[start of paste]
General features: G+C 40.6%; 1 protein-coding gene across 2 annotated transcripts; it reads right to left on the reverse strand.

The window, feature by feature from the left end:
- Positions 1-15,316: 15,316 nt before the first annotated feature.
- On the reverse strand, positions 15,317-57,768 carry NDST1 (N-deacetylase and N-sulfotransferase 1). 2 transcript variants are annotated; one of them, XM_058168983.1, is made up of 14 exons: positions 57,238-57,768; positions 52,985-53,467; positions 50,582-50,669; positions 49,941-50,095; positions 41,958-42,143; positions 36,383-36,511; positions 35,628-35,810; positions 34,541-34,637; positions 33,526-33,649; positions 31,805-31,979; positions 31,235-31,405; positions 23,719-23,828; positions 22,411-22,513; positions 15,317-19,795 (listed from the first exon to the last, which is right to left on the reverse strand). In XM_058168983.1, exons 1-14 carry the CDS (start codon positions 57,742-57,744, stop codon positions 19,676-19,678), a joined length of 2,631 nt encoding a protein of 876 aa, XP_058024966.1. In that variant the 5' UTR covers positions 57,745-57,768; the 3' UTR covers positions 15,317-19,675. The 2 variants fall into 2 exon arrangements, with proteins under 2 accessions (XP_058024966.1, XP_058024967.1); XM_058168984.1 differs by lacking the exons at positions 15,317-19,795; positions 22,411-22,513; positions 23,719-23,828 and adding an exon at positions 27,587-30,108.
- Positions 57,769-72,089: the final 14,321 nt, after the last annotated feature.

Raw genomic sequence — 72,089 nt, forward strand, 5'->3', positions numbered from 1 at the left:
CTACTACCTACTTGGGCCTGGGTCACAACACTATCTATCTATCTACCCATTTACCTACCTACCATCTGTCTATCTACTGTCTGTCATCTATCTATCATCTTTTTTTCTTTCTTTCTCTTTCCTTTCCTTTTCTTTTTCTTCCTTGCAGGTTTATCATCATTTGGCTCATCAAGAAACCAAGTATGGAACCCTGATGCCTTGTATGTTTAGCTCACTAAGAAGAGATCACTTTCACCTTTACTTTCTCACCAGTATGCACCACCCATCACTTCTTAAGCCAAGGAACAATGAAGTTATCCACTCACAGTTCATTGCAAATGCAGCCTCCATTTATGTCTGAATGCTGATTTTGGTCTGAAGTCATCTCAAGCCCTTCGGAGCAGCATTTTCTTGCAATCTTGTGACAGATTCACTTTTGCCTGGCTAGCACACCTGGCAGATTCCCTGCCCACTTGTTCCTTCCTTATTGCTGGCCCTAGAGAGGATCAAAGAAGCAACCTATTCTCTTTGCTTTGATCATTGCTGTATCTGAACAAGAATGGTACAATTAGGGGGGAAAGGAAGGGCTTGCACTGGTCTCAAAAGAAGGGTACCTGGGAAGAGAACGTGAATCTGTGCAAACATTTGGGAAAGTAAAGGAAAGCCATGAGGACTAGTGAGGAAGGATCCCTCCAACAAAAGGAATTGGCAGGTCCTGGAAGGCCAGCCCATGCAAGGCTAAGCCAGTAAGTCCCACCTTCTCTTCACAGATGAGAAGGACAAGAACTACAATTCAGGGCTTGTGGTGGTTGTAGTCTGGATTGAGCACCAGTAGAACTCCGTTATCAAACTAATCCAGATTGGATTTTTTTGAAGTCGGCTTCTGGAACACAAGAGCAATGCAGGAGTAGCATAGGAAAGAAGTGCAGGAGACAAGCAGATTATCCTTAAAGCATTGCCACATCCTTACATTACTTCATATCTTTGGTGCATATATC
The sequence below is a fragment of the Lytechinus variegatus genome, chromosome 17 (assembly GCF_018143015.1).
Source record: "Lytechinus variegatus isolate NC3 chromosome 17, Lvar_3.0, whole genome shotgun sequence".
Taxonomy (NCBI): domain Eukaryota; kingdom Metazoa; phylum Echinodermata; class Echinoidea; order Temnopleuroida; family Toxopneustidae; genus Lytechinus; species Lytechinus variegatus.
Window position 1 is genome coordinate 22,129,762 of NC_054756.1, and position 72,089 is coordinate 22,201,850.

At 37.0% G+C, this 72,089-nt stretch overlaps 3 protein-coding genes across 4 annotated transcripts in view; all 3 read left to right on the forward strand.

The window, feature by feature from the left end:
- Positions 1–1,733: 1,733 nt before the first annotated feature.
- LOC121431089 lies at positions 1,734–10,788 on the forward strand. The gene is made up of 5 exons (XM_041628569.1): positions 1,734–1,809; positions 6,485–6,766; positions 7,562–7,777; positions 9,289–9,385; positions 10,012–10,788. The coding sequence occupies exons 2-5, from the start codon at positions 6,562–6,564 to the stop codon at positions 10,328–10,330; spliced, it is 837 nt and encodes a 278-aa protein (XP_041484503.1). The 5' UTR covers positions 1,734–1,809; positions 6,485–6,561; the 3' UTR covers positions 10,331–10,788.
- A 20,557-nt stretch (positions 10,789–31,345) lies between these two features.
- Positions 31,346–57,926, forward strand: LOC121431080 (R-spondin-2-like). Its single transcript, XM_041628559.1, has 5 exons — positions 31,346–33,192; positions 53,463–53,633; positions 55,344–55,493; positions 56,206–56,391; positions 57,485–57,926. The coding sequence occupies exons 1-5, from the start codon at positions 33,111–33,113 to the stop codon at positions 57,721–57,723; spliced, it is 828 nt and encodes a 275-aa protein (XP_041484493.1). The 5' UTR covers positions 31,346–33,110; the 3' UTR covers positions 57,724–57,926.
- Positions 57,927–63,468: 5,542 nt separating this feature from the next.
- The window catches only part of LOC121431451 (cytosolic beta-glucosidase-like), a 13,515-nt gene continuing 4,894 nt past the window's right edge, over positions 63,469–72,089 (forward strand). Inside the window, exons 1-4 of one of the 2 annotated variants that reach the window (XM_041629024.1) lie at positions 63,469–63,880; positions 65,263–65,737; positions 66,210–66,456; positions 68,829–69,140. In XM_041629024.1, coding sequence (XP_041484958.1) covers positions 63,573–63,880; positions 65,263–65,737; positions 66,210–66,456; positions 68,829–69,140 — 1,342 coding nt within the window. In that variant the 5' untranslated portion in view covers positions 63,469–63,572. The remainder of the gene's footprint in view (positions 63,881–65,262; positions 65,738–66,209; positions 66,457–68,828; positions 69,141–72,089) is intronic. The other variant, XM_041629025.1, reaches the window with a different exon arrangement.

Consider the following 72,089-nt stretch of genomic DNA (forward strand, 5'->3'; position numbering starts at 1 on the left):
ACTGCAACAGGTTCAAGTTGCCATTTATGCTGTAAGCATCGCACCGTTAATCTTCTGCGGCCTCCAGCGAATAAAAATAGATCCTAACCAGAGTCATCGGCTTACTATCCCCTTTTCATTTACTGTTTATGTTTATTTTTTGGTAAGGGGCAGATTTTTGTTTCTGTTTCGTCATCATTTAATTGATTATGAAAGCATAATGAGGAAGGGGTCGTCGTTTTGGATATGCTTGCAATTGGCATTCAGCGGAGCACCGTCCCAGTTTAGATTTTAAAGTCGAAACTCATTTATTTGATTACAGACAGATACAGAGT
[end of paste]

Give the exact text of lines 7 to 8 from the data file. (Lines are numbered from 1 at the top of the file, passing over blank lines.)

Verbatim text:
CTACTACCTACTTGGGCCTGGGTCACAACACTATCTATCTATCTACCCATTTACCTACCTACCATCTGTCTATCTACTGTCTGTCATCTATCTATCATCTTTTTTTCTTTCTTTCTCTTTCCTTTCCTTTTCTTTTTCTTCCTTGCAGGTTTATCATCATTTGGCTCATCAAGAAACCAAGTATGGAACCCTGATGCCTTGTATGTTTAGCTCACTAAGAAGAGATCACTTTCACCTTTACTTTCTCACCAGTATGCACCACCCATCACTTCTTAAGCCAAGGAACAATGAAGTTATCCACTCACAGTTCATTGCAAATGCAGCCTCCATTTATGTCTGAATGCTGATTTTGGTCTGAAGTCATCTCAAGCCCTTCGGAGCAGCATTTTCTTGCAATCTTGTGACAGATTCACTTTTGCCTGGCTAGCACACCTGGCAGATTCCCTGCCCACTTGTTCCTTCCTTATTGCTGGCCCTAGAGAGGATCAAAGAAGCAACCTATTCTCTTTGCTTTGATCATTGCTGTATCTGAACAAGAATGGTACAATTAGGGGGGAAAGGAAGGGCTTGCACTGGTCTCAAAAGAAGGGTACCTGGGAAGAGAACGTGAATCTGTGCAAACATTTGGGAAAGTAAAGGAAAGCCATGAGGACTAGTGAGGAAGGATCCCTCCAACAAAAGGAATTGGCAGGTCCTGGAAGGCCAGCCCATGCAAGGCTAAGCCAGTAAGTCCCACCTTCTCTTCACAGATGAGAAGGACAAGAACTACAATTCAGGGCTTGTGGTGGTTGTAGTCTGGATTGAGCACCAGTAGAACTCCGTTATCAAACTAATCCAGATTGGATTTTTTTGAAGTCGGCTTCTGGAACACAAGAGCAATGCAGGAGTAGCATAGGAAAGAAGTGCAGGAGACAAGCAGATTATCCTTAAAGCATTGCCACATCCTTACATTACTTCATATCTTTGGTGCATATATC
The sequence below is a fragment of the Lytechinus variegatus genome, chromosome 17 (assembly GCF_018143015.1).